**neutron-nucleus scattering reaction**may be also elastic, but in this case the neutron is deflected by the strong nuclear force.

**one dimensional elastic collision**of two objects, the object A and the object B. These two objects are moving with velocities

**v**and

_{A}**v**along the x axis before the collision. After the collision, their velocities are

_{B}**v’**and

_{A}**v’**. The

_{B}**conservation of the total momentum**demands that the total momentum before the collision is the same as the total momentum after the collision. Likewise, the

**conservation of the total kinetic energy**, which demands that the total kinetic energy of both objects before the collision is the same as the total kinetic energy after the collision. Both law may be expressed in equations as:

**The relative speed of the two objects** after the collision has **the same magnitude** (but opposite direction) as before the collision, **no matter what the masses are**.

## Inelastic Collisions

**An inelastic collision** is one in which part of the **kinetic energy is changed** to some other form of energy in the collision. Any macroscopic collision between objects will convert some of the kinetic energy into** internal energy** and other forms of energy, so **no large scale impacts are perfectly elastic**. For example, in collisions of common bodies, such as two cars, some energy is always transferred from **kinetic energy** to other forms of energy, such as **thermal energy** or **energy of sound**. The inelastic collision of two bodies always involves a loss in the kinetic energy of the system. The greatest loss occurs if the bodies stick together, in which case the collision is called a **completely inelastic collision**. Thus, the **kinetic energy** of the system is **not conserved**, while the **total energy is conserved** as required by the general principle of conservation of energy. **Momentum is conserved in inelastic collisions**, but one cannot track the kinetic energy through the collision since some of it is converted to other forms of energy.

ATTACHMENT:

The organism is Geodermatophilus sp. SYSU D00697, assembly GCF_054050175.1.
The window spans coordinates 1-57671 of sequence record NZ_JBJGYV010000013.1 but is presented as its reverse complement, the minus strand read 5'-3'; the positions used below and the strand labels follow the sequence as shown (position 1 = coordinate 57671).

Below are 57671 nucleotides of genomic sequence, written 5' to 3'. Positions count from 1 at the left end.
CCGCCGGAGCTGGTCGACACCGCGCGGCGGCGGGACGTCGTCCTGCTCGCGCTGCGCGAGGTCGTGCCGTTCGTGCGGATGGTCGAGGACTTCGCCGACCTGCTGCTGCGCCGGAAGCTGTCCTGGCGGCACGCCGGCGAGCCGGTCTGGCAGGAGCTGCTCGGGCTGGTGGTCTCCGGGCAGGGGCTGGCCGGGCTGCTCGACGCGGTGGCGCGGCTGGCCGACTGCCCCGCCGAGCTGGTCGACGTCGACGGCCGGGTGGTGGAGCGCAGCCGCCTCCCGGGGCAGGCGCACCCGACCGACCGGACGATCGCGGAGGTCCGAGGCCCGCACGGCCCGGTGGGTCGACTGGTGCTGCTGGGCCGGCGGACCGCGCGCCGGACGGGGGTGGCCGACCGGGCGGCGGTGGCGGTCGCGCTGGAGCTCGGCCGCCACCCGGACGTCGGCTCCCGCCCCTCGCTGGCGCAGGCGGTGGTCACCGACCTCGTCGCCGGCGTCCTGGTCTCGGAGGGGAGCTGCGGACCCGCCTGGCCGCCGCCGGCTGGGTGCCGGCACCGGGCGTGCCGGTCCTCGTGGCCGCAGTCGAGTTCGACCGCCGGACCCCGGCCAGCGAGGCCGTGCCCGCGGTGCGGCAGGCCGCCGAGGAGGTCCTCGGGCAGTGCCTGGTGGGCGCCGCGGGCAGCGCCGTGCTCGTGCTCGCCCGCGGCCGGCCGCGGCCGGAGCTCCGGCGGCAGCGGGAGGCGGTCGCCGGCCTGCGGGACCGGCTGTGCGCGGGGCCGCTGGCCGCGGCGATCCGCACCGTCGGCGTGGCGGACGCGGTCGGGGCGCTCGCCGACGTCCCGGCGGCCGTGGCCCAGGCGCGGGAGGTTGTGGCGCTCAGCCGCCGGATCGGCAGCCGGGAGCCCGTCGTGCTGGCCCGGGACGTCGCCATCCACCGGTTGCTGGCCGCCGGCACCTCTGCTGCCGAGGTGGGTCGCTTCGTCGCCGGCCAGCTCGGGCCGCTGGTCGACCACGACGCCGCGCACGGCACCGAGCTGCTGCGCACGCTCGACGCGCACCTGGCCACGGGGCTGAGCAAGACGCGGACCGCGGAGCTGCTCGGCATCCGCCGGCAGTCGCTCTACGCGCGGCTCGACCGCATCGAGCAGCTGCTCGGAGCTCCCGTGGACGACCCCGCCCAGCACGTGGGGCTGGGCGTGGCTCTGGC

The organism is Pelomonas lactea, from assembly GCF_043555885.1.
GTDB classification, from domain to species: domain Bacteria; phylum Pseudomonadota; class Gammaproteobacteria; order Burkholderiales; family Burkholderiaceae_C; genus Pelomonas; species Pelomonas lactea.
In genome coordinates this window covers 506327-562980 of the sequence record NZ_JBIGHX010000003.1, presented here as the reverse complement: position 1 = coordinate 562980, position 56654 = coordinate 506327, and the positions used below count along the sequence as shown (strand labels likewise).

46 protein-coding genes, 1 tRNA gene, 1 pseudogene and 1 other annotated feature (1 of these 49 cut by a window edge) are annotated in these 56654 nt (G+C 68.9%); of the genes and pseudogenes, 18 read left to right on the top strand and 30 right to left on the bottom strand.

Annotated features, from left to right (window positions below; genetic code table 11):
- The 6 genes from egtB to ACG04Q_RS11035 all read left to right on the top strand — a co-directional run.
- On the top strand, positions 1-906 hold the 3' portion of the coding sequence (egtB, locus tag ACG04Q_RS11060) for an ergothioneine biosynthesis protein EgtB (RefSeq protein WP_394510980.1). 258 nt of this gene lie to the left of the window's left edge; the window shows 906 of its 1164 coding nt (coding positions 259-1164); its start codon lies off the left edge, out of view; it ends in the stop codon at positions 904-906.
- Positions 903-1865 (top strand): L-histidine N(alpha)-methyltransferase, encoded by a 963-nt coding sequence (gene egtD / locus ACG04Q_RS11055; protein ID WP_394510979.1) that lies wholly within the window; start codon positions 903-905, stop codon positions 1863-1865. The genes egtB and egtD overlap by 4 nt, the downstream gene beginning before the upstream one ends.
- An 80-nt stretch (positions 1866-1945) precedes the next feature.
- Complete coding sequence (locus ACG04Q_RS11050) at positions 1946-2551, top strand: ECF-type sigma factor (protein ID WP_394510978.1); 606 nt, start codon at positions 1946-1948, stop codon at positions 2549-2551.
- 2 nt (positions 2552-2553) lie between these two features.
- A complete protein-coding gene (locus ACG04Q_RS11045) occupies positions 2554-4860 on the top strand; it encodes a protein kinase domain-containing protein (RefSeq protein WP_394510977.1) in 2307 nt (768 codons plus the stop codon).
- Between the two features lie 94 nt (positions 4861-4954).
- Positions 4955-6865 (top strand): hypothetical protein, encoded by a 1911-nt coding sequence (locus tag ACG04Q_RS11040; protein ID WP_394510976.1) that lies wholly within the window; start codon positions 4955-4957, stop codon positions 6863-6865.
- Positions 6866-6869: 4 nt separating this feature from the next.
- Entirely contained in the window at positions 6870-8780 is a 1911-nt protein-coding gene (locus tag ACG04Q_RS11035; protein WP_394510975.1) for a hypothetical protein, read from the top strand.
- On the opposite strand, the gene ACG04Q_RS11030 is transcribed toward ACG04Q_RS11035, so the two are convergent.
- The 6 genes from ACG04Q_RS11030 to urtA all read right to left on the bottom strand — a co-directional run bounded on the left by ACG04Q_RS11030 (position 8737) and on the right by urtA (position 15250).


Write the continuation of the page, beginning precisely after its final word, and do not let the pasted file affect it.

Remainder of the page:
**In nuclear physics**, an inelastic collision is one in which the incoming particle causes the nucleus it strikes to become excited or to break up. Deep inelastic scattering is a method of probing the structure of subatomic particles in much the same way as Rutherford probed the inside of the atom (see Rutherford scattering).

**In nuclear reactors**, inelastic collisions are of importance in **neutron moderation** process. An inelastic scattering plays an important role in slowing down neutrons especially **at high energies and by heavy nuclei**. Inelastic scattering occurs above **a threshold energy**. This threshold energy is higher than the energy the first excited state of target nucleus (due to the laws of conservation) and it is given by following formula:

**E**_{t}** = ((A+1)/A)* ε**_{1}

where **E**** _{t}** is known as the

**inelastic threshold energy**and

**ε**

**is the energy of the first excited state. Therefore especially scattering data of**

_{1}

^{238}**U**, which is a major component of nuclear fuel in commercial power reactors, are one of the most important data in the neutron transport calculations in the reactor core.

**A ballistic pendulum** is a device for measuring the velocity of a projectile, such as a **bullet**. The ballistic pendulum is a kind of “transformer,” exchanging the high speed of a light object (the bullet) for the low speed of a massive object (the block). When a bullet is fired into the block, its momentum is transferred to the block. The bullet’s momentum can be determined from the** amplitude of the pendulum swing**.